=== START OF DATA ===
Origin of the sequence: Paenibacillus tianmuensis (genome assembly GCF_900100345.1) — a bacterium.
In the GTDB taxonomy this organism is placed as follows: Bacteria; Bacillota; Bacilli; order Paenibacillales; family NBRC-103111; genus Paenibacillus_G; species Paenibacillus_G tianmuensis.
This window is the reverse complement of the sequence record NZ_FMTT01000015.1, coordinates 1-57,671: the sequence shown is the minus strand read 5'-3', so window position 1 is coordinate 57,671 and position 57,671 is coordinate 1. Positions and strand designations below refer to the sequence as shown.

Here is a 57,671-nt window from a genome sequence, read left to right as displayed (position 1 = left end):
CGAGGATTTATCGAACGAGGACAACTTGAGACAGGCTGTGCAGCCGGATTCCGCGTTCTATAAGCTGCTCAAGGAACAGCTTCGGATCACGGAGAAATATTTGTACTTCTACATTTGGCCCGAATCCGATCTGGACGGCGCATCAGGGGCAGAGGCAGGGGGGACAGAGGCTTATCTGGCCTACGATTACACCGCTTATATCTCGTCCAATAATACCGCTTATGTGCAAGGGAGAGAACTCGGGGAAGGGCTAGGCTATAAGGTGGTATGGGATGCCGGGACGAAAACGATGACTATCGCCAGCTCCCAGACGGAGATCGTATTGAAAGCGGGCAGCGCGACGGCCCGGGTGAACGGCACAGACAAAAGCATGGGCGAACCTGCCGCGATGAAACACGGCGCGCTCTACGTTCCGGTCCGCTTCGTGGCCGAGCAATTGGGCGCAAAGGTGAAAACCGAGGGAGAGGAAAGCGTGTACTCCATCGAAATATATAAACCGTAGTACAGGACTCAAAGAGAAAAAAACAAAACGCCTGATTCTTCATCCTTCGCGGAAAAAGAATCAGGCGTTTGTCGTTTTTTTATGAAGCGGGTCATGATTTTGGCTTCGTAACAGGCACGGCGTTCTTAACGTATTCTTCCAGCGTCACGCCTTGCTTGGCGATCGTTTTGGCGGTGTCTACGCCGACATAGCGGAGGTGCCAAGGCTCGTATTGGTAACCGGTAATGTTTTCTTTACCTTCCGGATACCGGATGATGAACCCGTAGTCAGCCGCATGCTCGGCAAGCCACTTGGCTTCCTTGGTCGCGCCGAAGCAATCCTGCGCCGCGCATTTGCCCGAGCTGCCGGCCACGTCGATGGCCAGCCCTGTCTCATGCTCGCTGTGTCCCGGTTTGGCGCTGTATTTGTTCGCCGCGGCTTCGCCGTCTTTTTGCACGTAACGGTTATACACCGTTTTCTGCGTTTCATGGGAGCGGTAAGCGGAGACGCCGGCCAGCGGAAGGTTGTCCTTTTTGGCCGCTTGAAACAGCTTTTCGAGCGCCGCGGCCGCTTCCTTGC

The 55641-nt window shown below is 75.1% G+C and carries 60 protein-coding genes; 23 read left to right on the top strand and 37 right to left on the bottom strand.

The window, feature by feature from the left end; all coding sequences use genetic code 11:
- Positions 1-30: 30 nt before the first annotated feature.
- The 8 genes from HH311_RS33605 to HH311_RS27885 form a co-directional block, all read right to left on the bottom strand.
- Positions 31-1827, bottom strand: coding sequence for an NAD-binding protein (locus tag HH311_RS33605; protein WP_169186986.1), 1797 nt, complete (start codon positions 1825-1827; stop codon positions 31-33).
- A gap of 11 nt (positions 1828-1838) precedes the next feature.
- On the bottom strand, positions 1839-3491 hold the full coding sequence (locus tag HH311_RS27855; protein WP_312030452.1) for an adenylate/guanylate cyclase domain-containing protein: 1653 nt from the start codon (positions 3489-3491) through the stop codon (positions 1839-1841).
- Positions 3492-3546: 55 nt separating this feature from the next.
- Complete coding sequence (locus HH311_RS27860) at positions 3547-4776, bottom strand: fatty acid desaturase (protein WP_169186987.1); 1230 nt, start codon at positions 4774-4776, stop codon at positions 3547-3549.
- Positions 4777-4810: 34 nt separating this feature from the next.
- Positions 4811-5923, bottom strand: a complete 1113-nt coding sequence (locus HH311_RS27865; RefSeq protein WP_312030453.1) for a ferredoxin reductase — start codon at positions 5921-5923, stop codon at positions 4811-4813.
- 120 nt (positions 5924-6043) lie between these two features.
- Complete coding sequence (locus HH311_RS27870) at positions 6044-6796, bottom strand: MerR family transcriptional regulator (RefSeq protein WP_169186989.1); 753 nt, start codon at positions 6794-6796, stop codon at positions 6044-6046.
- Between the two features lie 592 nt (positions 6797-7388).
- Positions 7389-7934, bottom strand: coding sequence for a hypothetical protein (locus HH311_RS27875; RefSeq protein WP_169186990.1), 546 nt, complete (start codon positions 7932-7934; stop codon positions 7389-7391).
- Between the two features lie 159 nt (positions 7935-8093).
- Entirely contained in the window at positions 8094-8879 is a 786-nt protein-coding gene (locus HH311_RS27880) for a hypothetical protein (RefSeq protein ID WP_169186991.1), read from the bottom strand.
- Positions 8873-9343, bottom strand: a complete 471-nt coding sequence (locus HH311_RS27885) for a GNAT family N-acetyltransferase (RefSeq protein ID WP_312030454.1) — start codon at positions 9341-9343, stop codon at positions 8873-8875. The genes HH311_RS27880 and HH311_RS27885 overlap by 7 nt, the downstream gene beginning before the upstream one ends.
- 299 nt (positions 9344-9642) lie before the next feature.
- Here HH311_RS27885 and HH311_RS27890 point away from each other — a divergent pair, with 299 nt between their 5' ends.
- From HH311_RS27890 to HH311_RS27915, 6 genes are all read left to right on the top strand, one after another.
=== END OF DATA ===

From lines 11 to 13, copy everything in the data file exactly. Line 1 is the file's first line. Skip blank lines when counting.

- A gap of 11 nt (positions 1828-1838) precedes the next feature.
- On the bottom strand, positions 1839-3491 hold the full coding sequence (locus tag HH311_RS27855; protein WP_312030452.1) for an adenylate/guanylate cyclase domain-containing protein: 1653 nt from the start codon (positions 3489-3491) through the stop codon (positions 1839-1841).
- Positions 3492-3546: 55 nt separating this feature from the next.